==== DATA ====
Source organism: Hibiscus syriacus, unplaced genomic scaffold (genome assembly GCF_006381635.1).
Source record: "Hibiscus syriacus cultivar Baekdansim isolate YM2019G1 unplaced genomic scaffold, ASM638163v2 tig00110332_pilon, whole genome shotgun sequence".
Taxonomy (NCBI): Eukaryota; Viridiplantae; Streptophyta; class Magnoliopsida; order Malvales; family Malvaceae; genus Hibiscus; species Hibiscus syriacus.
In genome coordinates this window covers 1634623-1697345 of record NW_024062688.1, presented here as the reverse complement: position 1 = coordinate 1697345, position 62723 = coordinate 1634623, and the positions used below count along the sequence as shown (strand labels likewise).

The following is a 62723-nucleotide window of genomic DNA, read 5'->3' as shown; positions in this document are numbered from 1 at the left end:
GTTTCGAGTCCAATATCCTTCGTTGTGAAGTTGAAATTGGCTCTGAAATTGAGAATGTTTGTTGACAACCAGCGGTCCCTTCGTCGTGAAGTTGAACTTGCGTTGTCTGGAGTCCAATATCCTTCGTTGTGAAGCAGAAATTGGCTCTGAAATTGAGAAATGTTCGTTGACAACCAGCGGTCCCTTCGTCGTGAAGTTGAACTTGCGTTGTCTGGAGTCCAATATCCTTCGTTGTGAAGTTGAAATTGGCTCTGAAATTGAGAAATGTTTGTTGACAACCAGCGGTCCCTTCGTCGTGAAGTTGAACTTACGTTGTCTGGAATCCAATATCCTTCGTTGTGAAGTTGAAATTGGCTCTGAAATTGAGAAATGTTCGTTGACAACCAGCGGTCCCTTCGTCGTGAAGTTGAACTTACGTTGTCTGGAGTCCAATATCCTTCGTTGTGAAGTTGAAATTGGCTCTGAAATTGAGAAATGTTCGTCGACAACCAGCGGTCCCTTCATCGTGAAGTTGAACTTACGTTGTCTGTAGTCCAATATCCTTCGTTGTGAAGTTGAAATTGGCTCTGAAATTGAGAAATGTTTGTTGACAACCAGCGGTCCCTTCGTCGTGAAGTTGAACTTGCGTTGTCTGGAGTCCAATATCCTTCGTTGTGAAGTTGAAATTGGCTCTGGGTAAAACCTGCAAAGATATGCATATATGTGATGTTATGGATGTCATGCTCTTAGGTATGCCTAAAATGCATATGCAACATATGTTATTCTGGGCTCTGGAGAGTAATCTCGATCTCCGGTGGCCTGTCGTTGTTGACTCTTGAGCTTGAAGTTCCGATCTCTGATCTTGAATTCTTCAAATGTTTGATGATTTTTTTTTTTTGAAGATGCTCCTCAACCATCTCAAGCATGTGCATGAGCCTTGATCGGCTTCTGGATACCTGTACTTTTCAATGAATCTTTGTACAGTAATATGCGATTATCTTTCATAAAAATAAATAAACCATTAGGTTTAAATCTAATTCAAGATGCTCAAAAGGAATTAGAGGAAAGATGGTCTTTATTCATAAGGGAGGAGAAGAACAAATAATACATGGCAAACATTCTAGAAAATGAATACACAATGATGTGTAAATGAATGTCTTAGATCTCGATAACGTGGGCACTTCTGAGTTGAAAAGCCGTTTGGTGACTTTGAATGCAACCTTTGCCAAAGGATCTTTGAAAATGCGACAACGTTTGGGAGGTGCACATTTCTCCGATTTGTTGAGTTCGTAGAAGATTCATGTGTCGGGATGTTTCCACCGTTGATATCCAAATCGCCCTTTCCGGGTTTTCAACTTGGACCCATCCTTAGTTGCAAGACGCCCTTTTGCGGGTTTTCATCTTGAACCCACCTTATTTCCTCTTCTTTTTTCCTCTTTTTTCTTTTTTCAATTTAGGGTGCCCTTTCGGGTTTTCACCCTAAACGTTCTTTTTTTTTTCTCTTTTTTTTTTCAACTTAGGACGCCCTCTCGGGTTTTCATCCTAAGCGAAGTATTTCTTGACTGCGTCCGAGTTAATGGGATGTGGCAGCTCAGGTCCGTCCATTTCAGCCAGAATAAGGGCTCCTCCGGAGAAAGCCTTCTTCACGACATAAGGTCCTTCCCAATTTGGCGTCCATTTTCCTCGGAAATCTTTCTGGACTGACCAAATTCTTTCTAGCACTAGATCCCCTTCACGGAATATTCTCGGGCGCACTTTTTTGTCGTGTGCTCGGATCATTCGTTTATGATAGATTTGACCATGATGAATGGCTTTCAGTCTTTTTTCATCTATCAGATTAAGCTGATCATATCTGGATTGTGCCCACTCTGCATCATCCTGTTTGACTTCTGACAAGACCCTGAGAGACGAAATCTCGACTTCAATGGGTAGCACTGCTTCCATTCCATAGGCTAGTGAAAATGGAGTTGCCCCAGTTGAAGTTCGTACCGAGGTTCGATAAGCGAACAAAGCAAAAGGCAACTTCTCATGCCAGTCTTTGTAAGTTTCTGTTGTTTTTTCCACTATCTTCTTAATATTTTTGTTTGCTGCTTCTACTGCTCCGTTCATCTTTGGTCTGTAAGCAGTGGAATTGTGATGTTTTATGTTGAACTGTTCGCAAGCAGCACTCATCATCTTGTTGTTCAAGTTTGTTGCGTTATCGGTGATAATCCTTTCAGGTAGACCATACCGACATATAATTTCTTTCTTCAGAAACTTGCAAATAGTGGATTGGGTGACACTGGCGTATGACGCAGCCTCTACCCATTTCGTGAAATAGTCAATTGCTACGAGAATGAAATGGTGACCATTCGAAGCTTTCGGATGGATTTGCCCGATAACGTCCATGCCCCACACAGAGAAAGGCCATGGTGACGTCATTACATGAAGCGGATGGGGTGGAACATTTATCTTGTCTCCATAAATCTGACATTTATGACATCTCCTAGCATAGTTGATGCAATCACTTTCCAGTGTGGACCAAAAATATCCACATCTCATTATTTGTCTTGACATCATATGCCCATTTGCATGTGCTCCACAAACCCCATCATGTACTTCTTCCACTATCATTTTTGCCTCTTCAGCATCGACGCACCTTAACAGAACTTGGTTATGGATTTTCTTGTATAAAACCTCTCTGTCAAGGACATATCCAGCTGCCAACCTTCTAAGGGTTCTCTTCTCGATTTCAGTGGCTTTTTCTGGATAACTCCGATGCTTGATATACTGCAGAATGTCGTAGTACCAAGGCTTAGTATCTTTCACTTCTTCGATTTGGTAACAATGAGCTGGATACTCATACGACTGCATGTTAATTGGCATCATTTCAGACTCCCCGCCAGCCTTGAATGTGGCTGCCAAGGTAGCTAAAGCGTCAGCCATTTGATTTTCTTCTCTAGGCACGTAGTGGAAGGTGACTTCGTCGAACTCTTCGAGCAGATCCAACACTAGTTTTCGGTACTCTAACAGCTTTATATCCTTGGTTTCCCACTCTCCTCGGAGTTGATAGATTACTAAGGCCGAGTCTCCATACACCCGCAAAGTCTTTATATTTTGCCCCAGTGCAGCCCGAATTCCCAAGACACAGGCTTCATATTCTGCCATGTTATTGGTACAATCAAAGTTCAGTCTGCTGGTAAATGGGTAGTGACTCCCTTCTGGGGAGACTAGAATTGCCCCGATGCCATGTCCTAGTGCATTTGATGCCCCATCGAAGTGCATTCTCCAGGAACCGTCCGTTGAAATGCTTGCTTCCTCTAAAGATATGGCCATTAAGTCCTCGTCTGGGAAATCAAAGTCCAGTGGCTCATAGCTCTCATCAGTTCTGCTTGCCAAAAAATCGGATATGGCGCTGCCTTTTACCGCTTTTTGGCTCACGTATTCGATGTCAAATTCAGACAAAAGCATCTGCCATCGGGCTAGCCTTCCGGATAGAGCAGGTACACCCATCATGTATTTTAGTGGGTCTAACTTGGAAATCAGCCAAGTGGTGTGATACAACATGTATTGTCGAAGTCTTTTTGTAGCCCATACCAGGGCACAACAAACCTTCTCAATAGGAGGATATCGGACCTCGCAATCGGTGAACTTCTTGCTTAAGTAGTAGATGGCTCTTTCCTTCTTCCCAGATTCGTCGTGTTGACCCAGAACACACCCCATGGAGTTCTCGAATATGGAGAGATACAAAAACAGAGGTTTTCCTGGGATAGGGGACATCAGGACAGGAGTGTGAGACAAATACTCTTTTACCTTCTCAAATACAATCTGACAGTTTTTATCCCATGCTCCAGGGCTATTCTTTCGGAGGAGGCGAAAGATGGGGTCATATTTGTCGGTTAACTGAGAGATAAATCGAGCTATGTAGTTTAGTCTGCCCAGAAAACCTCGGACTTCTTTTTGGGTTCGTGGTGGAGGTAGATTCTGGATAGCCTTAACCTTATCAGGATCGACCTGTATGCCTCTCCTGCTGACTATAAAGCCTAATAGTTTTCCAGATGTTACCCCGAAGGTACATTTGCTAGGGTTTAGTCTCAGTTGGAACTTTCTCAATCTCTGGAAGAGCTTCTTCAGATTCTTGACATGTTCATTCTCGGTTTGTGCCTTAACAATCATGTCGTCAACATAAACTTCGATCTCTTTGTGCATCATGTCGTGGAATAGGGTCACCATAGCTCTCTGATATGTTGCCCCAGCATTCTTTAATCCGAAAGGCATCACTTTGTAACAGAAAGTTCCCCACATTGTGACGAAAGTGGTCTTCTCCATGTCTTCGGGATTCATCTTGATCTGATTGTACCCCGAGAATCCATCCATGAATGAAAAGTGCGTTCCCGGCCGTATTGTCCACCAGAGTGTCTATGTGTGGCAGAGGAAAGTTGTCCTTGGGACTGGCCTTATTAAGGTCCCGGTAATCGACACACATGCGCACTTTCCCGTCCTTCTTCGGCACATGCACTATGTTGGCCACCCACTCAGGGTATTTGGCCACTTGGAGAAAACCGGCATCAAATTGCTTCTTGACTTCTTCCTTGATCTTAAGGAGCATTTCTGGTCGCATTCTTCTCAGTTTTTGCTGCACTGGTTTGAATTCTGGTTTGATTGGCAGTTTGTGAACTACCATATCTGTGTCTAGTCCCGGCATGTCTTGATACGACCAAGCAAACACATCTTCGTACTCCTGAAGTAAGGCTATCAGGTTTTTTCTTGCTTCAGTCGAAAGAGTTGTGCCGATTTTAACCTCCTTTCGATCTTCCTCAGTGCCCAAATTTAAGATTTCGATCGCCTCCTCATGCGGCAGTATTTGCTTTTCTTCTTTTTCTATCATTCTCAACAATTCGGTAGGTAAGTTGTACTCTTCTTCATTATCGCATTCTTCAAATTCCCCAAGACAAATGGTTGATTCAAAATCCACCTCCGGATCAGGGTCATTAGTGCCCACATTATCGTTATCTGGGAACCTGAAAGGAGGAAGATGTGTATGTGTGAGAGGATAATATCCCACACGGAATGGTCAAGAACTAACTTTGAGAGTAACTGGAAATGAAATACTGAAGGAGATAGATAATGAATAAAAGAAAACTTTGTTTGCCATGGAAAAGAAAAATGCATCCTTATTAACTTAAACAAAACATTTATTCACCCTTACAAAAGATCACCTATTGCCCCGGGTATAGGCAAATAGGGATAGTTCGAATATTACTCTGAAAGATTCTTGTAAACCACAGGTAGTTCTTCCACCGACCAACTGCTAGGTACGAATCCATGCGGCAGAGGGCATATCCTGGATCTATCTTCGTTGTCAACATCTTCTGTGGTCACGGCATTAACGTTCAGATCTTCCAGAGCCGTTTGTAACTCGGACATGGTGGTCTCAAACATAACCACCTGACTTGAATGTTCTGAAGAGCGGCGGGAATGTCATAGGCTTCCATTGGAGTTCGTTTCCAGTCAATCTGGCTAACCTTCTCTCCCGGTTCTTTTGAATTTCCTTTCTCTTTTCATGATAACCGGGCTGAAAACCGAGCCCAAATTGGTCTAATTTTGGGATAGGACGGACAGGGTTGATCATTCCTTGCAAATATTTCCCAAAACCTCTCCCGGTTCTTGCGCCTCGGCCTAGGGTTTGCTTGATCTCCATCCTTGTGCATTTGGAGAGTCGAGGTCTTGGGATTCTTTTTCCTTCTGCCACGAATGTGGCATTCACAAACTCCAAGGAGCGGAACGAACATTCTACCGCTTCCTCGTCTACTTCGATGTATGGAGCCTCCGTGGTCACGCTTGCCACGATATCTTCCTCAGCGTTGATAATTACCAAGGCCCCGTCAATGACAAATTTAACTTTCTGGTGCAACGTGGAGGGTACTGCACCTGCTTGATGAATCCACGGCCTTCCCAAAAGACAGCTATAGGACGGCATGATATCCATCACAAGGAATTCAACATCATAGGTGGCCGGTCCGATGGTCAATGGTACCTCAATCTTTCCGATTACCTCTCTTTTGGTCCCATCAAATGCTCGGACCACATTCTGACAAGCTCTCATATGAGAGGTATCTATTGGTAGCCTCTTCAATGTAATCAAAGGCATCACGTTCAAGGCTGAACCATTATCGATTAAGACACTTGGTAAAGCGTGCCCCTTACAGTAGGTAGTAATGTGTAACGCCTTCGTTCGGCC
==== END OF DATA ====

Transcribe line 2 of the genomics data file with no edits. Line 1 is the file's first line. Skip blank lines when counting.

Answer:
Source record: "Hibiscus syriacus cultivar Baekdansim isolate YM2019G1 unplaced genomic scaffold, ASM638163v2 tig00110332_pilon, whole genome shotgun sequence".